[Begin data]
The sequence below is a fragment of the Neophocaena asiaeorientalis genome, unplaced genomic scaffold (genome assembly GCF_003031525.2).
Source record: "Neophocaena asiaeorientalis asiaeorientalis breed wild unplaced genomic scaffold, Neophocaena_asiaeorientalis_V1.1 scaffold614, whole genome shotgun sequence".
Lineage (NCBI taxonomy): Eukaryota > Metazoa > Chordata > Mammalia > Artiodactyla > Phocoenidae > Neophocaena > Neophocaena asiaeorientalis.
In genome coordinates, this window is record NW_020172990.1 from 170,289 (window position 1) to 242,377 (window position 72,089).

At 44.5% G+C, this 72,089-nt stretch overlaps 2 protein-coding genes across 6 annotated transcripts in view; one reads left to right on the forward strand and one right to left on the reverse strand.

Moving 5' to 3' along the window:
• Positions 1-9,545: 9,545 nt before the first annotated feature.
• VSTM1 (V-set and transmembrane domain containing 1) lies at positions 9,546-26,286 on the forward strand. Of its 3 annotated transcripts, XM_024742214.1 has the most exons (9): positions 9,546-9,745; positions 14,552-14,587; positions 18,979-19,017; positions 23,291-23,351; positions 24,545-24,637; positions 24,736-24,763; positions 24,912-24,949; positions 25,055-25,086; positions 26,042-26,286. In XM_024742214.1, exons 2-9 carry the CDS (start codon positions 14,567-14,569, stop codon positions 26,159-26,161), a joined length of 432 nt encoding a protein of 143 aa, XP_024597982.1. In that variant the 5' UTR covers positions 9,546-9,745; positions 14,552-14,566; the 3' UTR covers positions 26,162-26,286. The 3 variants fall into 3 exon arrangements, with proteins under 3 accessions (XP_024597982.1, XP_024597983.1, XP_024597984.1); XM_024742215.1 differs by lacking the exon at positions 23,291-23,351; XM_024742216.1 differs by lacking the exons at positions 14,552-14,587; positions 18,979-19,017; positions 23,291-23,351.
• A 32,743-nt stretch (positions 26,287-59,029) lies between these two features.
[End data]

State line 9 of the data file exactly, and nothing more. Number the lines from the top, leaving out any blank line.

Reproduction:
• A 32,743-nt stretch (positions 26,287-59,029) lies between these two features.